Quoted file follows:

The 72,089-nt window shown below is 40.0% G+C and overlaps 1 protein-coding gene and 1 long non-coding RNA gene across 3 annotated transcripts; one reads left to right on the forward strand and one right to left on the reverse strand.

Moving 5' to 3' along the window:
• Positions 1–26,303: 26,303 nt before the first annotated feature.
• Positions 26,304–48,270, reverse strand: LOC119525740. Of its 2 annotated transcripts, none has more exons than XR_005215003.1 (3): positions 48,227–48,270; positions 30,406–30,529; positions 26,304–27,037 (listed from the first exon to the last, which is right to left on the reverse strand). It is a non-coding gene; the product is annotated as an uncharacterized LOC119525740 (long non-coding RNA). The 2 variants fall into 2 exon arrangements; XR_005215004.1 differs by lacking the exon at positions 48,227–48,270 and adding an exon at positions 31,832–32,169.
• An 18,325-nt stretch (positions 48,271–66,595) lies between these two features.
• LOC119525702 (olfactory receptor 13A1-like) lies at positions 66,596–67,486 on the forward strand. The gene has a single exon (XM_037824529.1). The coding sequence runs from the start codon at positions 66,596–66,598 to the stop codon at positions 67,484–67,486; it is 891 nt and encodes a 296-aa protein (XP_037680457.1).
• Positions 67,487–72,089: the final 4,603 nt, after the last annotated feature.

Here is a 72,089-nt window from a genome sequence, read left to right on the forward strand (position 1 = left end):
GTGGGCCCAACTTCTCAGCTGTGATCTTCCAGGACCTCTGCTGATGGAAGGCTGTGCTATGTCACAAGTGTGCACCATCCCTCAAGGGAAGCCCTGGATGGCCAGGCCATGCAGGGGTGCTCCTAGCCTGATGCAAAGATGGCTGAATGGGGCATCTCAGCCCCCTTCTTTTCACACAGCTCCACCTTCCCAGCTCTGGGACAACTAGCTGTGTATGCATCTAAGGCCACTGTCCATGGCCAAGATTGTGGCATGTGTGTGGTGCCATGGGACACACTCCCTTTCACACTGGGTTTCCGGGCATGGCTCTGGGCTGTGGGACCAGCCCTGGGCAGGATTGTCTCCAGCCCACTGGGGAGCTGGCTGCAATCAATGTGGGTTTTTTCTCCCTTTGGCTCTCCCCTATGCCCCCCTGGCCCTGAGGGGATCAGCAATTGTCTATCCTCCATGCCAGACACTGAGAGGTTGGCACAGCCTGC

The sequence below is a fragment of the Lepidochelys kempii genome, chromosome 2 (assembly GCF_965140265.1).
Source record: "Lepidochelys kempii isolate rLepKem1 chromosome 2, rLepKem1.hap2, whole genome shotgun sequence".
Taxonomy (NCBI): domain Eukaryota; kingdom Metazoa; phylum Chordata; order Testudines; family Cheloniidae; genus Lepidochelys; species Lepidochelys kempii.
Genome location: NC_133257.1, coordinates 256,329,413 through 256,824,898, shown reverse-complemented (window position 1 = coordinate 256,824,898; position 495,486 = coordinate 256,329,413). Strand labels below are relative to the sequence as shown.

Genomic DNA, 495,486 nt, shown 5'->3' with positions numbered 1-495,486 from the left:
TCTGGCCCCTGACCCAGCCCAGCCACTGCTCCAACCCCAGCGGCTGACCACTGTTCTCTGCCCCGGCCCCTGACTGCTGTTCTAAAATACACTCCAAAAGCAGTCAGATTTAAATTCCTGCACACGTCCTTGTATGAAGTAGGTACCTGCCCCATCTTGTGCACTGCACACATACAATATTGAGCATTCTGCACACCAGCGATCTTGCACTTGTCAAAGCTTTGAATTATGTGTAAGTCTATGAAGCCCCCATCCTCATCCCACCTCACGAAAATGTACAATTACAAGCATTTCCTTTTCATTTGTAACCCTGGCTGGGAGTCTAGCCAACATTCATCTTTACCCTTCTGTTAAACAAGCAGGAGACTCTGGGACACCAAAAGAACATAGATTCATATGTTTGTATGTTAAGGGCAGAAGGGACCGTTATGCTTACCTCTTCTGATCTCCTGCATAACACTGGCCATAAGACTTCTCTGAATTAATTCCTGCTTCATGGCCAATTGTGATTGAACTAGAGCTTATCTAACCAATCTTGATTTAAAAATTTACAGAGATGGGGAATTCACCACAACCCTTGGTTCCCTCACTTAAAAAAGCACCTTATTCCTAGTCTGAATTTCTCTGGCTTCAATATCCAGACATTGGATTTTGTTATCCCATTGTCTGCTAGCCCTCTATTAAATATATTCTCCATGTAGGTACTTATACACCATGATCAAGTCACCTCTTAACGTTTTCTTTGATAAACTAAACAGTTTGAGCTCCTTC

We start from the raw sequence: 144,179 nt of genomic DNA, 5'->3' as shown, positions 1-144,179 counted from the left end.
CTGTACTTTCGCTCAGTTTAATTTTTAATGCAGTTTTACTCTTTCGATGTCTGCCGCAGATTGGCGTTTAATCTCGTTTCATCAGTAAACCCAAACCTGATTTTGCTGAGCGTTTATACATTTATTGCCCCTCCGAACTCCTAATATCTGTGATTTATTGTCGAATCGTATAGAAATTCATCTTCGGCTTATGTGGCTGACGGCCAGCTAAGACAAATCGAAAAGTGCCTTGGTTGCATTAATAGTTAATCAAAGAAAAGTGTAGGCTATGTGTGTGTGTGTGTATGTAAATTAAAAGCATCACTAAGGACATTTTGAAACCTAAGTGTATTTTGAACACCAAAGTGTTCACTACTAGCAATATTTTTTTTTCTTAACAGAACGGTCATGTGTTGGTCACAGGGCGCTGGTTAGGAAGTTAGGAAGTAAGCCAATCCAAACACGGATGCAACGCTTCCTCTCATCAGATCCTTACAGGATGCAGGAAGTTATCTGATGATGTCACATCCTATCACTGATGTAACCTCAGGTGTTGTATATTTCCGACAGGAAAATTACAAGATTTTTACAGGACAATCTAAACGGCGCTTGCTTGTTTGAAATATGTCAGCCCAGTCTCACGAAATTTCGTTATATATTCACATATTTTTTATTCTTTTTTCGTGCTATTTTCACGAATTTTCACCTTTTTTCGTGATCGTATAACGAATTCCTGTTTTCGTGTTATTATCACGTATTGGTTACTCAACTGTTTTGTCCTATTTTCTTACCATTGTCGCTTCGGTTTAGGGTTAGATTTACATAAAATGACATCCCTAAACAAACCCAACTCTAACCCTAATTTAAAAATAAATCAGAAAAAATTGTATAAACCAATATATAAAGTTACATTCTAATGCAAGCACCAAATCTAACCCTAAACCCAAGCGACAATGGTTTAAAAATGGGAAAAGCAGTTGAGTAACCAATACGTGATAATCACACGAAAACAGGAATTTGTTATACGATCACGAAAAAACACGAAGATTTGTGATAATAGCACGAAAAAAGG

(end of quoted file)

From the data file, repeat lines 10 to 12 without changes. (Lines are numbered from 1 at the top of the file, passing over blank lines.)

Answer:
The sequence below is a fragment of the Lepidochelys kempii genome, chromosome 2 (assembly GCF_965140265.1).
Source record: "Lepidochelys kempii isolate rLepKem1 chromosome 2, rLepKem1.hap2, whole genome shotgun sequence".
Taxonomy (NCBI): domain Eukaryota; kingdom Metazoa; phylum Chordata; order Testudines; family Cheloniidae; genus Lepidochelys; species Lepidochelys kempii.